A senate committee will investigate Centrelink's automated data matching process after thousands of wrongly-issued debt notices were sent out to welfare recipients.
The Greens and Labor party today successfully secured a motion to have the upper house's community affairs references committee take a closer look at the controversial data matching program, following thousands of reported errors.
The committee has been tasked with looking into the program's scope, cost-benefit analysis, contracts, and implementation by May 10.
It will specifically scrutinise the system's impact on those affected by the process, such as jobseekers and people with disabilities, as well as Centrelink's management of people's records and how it has communicated potential debt to individuals.
The committee will also look into the adequacy of the Centrelink complaint and review process for those who claim to have been wrongly accused of owing money; how well the government has responded to concerns about the process; and the system's error rate.
The Department of Human Services' management of "online compliance intervention" will also be scrutinised.
"The automated debt recovery system has been a disaster and now the government has to explain how it went so wrong," Greens senator Rachel Siewert said in a statement today.
"The lack of human oversight, the onus of proof being on the recipient, the catalogue of experiences by struggling Australians who have been told they have a debt when they do not, the failing infrastructure that means people can't get through to Centrelink on the phone and on the website, all of this must be explained now in a Senate hearing."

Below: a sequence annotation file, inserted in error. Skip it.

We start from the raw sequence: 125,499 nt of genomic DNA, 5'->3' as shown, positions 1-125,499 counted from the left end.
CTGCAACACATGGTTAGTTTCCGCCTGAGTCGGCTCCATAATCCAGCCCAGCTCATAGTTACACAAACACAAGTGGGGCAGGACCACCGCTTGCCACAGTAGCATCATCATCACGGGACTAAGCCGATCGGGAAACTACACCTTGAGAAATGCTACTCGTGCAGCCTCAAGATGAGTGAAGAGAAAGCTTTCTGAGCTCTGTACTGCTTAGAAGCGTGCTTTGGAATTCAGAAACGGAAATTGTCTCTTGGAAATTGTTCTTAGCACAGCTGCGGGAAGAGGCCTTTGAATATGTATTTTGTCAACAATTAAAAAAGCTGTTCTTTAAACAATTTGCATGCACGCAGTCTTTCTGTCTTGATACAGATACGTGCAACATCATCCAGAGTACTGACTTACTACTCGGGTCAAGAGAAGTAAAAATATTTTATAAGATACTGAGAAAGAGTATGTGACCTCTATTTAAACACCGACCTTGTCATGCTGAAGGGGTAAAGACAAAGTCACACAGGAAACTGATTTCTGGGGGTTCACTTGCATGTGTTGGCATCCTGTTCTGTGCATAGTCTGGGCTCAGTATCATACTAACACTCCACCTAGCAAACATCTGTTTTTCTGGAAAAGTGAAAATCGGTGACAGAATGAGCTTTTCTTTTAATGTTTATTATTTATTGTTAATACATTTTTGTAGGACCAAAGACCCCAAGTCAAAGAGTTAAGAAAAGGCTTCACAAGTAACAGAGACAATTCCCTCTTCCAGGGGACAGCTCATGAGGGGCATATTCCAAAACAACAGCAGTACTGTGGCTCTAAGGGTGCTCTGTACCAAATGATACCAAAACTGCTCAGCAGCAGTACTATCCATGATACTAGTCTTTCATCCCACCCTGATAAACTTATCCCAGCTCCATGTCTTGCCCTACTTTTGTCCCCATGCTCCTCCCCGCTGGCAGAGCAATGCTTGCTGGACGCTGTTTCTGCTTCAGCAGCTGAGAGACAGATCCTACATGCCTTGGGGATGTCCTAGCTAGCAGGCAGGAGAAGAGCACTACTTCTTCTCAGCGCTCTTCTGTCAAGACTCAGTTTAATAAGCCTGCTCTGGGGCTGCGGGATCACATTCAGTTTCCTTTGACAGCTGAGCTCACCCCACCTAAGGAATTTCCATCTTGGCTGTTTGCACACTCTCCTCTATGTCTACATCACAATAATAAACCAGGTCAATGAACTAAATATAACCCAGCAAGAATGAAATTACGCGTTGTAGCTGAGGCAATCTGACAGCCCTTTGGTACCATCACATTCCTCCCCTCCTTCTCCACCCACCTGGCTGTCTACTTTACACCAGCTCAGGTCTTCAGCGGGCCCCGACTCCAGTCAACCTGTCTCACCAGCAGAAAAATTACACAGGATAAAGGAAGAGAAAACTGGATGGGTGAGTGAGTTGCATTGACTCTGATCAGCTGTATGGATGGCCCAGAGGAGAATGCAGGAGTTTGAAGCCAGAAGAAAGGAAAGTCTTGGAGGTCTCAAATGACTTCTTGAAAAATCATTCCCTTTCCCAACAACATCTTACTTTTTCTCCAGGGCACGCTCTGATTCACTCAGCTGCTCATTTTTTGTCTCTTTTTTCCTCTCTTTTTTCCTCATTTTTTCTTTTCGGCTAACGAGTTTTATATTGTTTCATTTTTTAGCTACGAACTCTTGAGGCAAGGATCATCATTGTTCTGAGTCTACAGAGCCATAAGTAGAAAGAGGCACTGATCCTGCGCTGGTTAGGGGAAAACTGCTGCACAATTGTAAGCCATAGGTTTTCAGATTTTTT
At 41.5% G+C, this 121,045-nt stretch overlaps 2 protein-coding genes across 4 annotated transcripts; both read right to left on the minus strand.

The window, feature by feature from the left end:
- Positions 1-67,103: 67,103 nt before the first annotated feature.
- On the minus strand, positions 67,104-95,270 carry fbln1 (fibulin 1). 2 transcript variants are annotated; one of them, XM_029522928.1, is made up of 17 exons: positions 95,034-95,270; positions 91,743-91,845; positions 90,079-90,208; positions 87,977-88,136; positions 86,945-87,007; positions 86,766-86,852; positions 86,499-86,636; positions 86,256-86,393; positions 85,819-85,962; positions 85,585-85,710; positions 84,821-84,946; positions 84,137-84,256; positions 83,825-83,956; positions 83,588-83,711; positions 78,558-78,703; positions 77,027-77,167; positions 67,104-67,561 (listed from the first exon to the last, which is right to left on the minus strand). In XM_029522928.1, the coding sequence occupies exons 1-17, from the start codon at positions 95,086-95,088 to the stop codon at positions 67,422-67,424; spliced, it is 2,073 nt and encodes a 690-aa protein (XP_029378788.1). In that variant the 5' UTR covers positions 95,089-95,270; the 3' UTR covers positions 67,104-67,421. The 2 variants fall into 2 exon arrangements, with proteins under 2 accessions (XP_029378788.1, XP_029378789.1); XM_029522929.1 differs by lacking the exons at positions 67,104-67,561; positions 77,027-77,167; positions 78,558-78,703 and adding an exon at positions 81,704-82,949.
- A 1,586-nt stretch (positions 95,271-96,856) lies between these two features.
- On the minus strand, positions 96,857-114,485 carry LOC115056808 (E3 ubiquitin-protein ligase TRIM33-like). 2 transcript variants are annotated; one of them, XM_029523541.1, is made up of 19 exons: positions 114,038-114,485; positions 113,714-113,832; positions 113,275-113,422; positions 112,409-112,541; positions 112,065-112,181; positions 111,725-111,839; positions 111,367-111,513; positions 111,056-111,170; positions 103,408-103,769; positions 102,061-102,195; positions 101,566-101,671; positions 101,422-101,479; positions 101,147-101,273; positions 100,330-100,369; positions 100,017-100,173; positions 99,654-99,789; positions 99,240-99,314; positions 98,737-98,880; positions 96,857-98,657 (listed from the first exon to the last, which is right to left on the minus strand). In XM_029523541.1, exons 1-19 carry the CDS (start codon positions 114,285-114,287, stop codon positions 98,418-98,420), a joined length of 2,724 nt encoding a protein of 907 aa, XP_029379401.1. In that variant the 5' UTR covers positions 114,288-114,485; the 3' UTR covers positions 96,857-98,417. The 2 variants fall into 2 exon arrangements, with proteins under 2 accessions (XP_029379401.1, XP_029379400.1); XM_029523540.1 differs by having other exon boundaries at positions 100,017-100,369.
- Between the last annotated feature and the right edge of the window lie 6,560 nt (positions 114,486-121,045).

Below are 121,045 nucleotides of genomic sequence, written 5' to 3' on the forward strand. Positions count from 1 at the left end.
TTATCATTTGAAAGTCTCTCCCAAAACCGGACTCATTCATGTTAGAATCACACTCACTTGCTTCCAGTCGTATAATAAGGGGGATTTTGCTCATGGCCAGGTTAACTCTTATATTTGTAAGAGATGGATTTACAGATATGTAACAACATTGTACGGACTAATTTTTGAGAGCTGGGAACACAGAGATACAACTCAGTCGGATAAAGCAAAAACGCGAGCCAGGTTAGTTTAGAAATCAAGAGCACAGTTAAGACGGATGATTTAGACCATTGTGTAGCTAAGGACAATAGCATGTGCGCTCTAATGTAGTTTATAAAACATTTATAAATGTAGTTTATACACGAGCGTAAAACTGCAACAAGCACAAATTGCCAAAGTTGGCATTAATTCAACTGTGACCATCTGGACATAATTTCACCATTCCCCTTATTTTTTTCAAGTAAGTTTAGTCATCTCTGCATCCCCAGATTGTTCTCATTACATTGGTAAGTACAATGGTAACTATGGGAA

Siewert, chair of the committee now tasked with the inquiry, promised "no stone will go unturned" in its investigation of the Centrelink debt recovery program.
The federal government has repeatedly defended the system and claimed its high error rate was part of the platform's design. At least 20 percent of issued debt notices have been wrongly calculated.
Many people receiving letters outlining income discrepancies say they are being hounded by debt collectors for money they don't actually owe, as the platform is unable to match business names with trading names, meaning it will record a person as having worked two jobs instead of one.
The government has refused to make changes to the system, which matches income reported to Centrelink with income reported to the Australian Taxation Office to identify overpayments.
Federal Ombudsman Colin Neave has commenced an own-motion investigation into the issue.